Let’s be clear about that: He was phenomenally good at it. He was naturally gifted in a way that still makes other bodybuilders very sincerely freak out. During his first four months of training, he put on 30 pounds of muscle, which is obviously ludicrous. There are stories about crowds sort of helplessly following him around as he walked on Muscle Beach — he had that kind of charisma. When he first started competing in earnest, not long after coming back from WWII,3 it took him about six seconds to break into the upper echelon of the sport. Apart from his two Mr. Pacific Coast wins in the mid-’40s, he won Mr. America in 1947 (the year Schwarzenegger was born), Mr. World in 1948, and Mr. Universe in 1950. He showed up on about a million magazine covers — Adonis: The Magazine of the Male Physique (“America’s Favorite Bodybuilder, Original Painting by George Quaintance”), Strength & Health (“Meet the New Mr. America, Twenty Cents”), Muscle Builder (“HOW I Gained 50 Pounds of Man Muscles FAST!”). By the late Truman years, boys who saw Charles Atlas ads and fantasized about not having sand kicked in their faces were mostly fantasizing about being Steve Reeves.

He wanted to be a movie star. I mean, of course he did. He couldn’t act, but he was stupefyingly handsome and — I think you could probably feel this in the air in the early ’50s — the whole erotic unconscious mind of film was poised to fall hard for muscles.4 He swung a part in the 1954 schlock-comedy Athena (“an old-fashioned conservative lawyer falls in love with the daughter of a family of fitness fanatics”). He played a cop in Ed Wood’s crime-drama simulacrum Jail Bait, randomly wandering through scenes with his shirt off; he’s inept, but then, it’s an Ed Wood movie:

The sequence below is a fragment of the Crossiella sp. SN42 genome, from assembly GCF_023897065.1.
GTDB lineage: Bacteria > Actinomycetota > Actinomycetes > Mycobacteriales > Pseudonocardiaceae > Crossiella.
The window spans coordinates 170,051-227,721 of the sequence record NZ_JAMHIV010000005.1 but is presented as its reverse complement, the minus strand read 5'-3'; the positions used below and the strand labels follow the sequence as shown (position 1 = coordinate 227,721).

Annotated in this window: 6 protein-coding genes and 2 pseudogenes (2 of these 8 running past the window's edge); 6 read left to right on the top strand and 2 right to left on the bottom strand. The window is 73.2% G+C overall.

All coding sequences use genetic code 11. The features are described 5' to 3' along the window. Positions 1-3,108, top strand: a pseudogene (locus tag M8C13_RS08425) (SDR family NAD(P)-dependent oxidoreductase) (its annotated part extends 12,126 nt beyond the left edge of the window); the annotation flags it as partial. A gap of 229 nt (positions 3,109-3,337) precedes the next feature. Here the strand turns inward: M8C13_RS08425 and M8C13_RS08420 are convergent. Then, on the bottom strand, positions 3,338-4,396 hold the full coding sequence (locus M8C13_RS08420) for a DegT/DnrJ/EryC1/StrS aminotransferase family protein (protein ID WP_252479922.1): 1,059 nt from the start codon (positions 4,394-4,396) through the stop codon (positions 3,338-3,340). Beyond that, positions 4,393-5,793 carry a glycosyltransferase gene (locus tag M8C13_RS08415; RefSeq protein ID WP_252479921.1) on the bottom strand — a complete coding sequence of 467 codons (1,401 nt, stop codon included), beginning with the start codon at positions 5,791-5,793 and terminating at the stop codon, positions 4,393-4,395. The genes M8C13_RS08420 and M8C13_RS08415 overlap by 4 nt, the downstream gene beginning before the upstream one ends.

The problem, fame-wise, was that there wasn’t really a filmic mode in the early- to mid-’50s in which a male non-actor could appear plausibly starlike simply by having a mind-blowingly great body. Comedies and noir dramas depended on plot and dialogue, all those antique levers that took specialized skills to work. Plus you mostly wore clothes in them. The right vehicle didn’t find Reeves until 1957, when he flew to Italy to star in Le fatiche di Ercole, The Labors of Hercules, released in the U.S. as just Hercules. Hercules was an international hit, made Reeves a star, and opened the gates for a million pepla, the cheerfully low-budget mythsploitation films that came pouring out of Italy in the late ’50s and 1960s, many of them also featuring Reeves. Hercules also set the pattern for any number of future strong-dude-interacts-with-special-effects action films; it’s not an exaggeration to say Conan the Barbarian probably never happens without it.5 Before Reeves made Hercules, filmmakers basically saw bodybuilders as a curiosity. Then he made it, and the Biceps of Doom era arrived.

Hercules is a terrible movie, but it’s terrible in such a daffy camp way that it’s extremely easy to like. Maybe you’ve seen it. For years, it was a staple of late-Saturday-night, unswept-corner-of-the-cable-box programming, old-fashioned Mystery Science Theater territory (and in fact the sequel, 1959’s Hercules Unchained, got the MST3K treatment in 1992). If you haven’t watched it, you can get the flavor pretty quickly by skimming the script for the trailer, which goes sort of like this:

[Screen Crawl]

“RISING LIKE A COLOSSUS FROM THE LEGENDS AND MYTHS OF ANTIQUITY — COMES THE SCREEN’S MIGHTIEST SPECTACLE”

[Whooshing green letters] “MIGHTY AS THE MAN WHO LIVED IT”

[Voice yells] “Herculeeeeeeeeees!”

[Whooshing red letters] “HERCULES”